Page 2 of 5   <       >

The Redskins' New Sheriff

The Visit

Al Saunders
Fifty-nine-year-old Al Saunders is now the man in charge of the mix on offense. (Gerald Herbert - AP)

Redskins owner Daniel Snyder's private plane landed at Johnson County Executive Airport, five miles outside Leawood, at approximately 3 p.m. on Jan. 17, and Saunders was there to greet Gibbs. While the two met, Saunders's wife Karen, whom Saunders had met within months of meeting Gibbs at Southern Cal 36 years ago, prepared dinner.

Gibbs was direct. Over shrimp and pasta, he told Saunders he needed help. He had underestimated the demands of today's game. His offense was antiquated. Gibbs felt comfortable with Saunders, for the two, Gibbs said, "came from the same coaching tree." As offensive coordinator with the Chiefs, Saunders applied the techniques both had learned under legendary offensive coach Don Coryell in San Diego with the Chargers.

Gibbs offered total offensive control to Saunders. Saunders would call the plays. Gibbs would have input, but would not easily exercise in-game veto power, if at all. Outside of deciding whether to kick a field goal or go for it on fourth down, the game-day offense would belong to Saunders.

Around 1:30 a.m., Saunders drove Gibbs back to the airport. Driving home, Saunders called his agent, Bob LaMonte, in Half Moon Bay, Calif., and told him that, when Gibbs called, to make the deal. He was joining the Redskins.

LaMonte was perplexed. For three weeks, Saunders, widely considered one of the most innovative offensive minds in the NFL, had crisscrossed the country, interviewing only for head coaching jobs. He started in Kansas City, then interviewed in Minnesota, Houston, Oakland and Detroit. He had been a head coach once before, in San Diego, from 1986 to '88. Washington had never appeared on Saunders's radar and yet now was by far the most aggressive team pursuing him.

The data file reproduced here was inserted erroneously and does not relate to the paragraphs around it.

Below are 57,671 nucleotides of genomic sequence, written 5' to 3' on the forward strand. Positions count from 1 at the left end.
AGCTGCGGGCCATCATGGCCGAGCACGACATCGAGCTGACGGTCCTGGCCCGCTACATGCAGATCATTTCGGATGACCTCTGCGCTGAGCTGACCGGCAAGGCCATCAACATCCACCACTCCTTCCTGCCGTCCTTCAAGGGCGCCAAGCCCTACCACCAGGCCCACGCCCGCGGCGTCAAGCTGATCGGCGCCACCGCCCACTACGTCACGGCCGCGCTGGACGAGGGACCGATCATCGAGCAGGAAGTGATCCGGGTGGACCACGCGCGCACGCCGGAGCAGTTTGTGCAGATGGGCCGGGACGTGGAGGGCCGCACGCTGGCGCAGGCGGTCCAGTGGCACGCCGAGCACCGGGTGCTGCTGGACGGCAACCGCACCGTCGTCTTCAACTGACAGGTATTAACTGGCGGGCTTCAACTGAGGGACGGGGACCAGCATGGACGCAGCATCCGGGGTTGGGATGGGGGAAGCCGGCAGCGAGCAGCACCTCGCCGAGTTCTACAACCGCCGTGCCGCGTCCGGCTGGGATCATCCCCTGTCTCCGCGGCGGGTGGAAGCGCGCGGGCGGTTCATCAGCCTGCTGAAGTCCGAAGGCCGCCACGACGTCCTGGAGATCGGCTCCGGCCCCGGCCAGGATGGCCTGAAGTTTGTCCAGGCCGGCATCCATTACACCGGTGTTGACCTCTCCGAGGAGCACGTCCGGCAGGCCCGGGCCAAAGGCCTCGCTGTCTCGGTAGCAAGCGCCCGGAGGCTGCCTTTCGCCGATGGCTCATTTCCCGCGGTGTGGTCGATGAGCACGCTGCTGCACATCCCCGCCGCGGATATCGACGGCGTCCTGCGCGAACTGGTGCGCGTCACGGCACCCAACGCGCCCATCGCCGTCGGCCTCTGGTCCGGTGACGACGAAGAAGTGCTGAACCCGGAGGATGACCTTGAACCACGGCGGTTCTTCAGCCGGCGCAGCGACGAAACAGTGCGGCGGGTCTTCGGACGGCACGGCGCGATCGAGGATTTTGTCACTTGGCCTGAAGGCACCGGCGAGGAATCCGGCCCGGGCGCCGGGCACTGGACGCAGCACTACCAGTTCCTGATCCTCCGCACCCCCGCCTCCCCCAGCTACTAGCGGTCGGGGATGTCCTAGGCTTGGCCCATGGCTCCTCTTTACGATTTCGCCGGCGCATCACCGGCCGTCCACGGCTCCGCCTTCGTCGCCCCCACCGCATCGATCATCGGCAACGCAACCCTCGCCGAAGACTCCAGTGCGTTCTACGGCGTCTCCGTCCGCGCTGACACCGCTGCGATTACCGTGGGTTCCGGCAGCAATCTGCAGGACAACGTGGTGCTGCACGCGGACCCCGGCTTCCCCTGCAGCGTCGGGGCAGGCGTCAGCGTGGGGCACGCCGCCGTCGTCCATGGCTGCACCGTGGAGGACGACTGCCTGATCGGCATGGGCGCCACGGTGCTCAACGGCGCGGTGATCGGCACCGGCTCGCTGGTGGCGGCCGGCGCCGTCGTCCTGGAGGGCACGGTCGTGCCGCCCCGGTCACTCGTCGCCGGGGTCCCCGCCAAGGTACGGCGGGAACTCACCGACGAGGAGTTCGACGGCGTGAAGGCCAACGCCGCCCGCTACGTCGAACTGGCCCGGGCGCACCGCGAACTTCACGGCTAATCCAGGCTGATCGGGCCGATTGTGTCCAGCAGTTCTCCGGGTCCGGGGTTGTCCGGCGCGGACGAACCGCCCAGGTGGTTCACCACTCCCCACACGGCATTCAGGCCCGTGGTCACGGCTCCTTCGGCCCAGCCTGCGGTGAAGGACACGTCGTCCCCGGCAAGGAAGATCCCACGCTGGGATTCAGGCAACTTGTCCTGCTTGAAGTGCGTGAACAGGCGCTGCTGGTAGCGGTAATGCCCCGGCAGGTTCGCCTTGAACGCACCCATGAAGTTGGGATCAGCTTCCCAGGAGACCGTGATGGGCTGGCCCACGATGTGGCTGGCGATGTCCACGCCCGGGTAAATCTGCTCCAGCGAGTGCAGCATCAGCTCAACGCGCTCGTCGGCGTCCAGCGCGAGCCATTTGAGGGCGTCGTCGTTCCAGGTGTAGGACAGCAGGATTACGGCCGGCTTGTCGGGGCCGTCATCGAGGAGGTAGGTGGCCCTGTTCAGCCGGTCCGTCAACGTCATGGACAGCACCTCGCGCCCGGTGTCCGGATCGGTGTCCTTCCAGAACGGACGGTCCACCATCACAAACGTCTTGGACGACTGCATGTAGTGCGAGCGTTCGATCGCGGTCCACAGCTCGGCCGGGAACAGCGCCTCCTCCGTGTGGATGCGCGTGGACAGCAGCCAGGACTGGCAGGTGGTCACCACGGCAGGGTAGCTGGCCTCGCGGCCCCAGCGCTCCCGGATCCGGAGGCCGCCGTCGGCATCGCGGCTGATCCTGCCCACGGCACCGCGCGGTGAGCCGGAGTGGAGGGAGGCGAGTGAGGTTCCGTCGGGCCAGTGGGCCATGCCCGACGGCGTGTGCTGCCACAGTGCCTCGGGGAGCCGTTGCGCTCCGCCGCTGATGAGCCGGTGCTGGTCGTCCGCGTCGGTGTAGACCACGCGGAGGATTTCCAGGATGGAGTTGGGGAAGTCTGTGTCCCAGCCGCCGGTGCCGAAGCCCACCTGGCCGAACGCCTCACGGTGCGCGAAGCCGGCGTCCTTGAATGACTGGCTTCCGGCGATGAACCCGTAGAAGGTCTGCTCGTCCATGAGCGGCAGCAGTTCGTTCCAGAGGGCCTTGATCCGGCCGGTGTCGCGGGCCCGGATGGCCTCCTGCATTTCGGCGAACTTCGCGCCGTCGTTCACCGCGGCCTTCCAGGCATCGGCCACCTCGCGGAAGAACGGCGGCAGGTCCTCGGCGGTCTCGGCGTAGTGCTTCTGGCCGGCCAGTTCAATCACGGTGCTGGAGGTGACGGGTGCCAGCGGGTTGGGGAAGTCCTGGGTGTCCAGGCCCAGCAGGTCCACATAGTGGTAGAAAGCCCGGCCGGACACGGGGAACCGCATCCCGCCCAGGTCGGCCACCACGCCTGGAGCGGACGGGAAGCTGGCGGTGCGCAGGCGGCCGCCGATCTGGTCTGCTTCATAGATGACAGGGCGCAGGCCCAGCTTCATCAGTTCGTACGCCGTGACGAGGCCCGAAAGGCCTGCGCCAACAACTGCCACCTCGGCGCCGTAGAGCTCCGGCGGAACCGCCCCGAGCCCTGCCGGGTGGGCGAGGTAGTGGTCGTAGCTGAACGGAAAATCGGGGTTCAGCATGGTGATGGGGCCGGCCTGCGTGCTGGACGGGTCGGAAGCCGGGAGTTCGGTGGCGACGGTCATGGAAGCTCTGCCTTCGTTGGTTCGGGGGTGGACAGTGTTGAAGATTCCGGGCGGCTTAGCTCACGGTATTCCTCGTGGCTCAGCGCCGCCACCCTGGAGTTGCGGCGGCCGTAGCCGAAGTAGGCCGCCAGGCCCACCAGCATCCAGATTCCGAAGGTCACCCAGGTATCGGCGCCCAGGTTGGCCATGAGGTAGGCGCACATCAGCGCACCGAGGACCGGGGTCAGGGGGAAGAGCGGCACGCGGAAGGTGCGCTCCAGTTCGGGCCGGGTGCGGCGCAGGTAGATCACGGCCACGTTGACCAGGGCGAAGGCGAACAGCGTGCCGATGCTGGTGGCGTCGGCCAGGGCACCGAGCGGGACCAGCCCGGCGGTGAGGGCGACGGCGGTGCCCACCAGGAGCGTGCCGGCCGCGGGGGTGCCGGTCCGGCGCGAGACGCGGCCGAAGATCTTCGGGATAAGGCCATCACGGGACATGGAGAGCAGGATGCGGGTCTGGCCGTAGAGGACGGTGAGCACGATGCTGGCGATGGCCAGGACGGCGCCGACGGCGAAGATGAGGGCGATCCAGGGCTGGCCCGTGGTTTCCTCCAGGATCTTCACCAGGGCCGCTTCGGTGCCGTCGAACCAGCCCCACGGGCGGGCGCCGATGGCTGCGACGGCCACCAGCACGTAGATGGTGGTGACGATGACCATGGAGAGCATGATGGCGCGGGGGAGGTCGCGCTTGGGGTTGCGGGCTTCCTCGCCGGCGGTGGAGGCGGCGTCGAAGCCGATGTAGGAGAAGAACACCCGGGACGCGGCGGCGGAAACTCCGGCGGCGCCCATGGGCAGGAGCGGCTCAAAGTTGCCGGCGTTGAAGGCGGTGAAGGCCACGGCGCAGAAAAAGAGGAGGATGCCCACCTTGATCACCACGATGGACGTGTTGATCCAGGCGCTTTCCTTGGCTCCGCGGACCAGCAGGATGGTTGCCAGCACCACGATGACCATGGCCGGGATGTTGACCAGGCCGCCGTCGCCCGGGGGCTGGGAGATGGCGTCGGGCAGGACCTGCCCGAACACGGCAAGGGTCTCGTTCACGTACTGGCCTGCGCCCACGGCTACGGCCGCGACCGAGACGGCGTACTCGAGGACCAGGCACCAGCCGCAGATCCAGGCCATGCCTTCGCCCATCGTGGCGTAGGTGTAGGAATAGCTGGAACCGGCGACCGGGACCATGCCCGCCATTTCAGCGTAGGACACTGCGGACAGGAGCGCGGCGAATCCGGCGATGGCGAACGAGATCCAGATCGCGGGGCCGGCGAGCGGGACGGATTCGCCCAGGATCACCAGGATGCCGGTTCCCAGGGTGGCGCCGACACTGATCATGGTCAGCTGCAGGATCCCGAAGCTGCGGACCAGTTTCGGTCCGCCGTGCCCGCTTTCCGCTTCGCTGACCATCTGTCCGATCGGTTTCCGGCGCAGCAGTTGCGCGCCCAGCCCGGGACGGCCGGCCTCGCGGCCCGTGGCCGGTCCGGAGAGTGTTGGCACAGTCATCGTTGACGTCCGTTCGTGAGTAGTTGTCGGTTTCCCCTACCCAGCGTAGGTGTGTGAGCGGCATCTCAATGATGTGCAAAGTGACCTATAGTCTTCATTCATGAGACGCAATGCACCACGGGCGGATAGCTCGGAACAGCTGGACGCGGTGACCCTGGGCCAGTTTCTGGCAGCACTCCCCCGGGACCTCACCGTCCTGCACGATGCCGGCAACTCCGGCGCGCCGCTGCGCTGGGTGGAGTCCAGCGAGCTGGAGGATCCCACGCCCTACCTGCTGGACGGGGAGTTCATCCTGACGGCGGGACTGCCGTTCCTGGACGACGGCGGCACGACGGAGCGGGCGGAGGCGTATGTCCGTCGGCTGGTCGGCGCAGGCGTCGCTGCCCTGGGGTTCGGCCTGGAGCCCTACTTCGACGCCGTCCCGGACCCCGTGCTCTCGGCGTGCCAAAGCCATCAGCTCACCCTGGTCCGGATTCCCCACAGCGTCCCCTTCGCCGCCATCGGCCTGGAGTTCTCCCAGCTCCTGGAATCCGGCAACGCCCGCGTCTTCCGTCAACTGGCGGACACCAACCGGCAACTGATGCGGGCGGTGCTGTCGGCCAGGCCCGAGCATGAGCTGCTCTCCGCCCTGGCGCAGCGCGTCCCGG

"Don't we still want to see if there's a head job out there?" LaMonte said he asked Saunders.

"This," he said, "is better than any head coaching job out there."

"At that point, it was over," LaMonte said. "When your client is that clear, you do what he tells you, and he told me to get it done."

Airborne, Gibbs called LaMonte. They negotiated for an hour, and the deal was complete. Saunders had not just joined the Redskins, but did so before three of the head coaching jobs he had applied for -- Houston, Oakland and Detroit -- had been officially filled.

The Kansas City Experience

Kansas City Chiefs President Carl Peterson had expected January to be busy. Around Thanksgiving, Dick Vermeil told Peterson he would retire as Chiefs coach at the end of the season. Peterson did the math: There were 10 head coaching jobs available. The quality assistants, Peterson believed, would go to the teams that moved quickly. He needed the Chiefs' head coaching situation to be resolved.

To Vermeil, Saunders was the obvious choice. He openly campaigned for five weeks: Saunders had done the job. He had been loyal and he had been good. Over the previous five years, no team in football had amassed more total net yards, touchdowns, rushing touchdowns and first downs. During that span, only the Indianapolis Colts had scored more points than the Chiefs, and the differential was a mere 13 points.

Saunders worked for the Chiefs on two separate occasions, was popular and had the backing of some of the key players, most notably quarterback Trent Green. After a 37-3 win over Cincinnati in the season finale, Vermeil endorsed Saunders again.

<       2              >

© 2006 The Washington Post Company